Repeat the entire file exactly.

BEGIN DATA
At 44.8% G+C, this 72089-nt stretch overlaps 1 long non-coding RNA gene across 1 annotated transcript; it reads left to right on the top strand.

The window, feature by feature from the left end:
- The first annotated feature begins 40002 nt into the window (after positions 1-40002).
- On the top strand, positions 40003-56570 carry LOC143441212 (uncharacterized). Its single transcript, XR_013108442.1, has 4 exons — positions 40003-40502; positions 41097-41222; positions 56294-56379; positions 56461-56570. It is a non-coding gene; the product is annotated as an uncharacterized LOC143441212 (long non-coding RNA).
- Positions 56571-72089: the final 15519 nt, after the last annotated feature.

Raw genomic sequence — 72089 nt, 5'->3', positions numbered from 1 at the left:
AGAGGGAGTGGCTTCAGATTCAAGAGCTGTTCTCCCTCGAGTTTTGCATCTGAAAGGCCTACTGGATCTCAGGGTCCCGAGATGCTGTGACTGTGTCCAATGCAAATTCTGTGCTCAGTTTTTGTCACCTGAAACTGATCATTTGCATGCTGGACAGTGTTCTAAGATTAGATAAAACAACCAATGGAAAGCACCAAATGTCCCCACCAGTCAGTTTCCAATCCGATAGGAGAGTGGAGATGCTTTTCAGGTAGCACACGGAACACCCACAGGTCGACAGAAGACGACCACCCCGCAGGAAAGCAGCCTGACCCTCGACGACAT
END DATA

At 44.8% G+C, this 72089-nt stretch overlaps 1 long non-coding RNA gene across 1 annotated transcript; it reads left to right on the top strand.

The window, feature by feature from the left end:
- The first annotated feature begins 40002 nt into the window (after positions 1-40002).
- On the top strand, positions 40003-56570 carry LOC143441212 (uncharacterized). Its single transcript, XR_013108442.1, has 4 exons — positions 40003-40502; positions 41097-41222; positions 56294-56379; positions 56461-56570. It is a non-coding gene; the product is annotated as an uncharacterized LOC143441212 (long non-coding RNA).
- Positions 56571-72089: the final 15519 nt, after the last annotated feature.

Raw genomic sequence — 72089 nt, 5'->3', positions numbered from 1 at the left:
AGAGGGAGTGGCTTCAGATTCAAGAGCTGTTCTCCCTCGAGTTTTGCATCTGAAAGGCCTACTGGATCTCAGGGTCCCGAGATGCTGTGACTGTGTCCAATGCAAATTCTGTGCTCAGTTTTTGTCACCTGAAACTGATCATTTGCATGCTGGACAGTGTTCTAAGATTAGATAAAACAACCAATGGAAAGCACCAAATGTCCCCACCAGTCAGTTTCCAATCCGATAGGAGAGTGGAGATGCTTTTCAGGTAGCACACGGAACACCCACAGGTCGACAGAAGACGACCACCCCGCAGGAAAGCAGCCTGACCCTCGACGACAT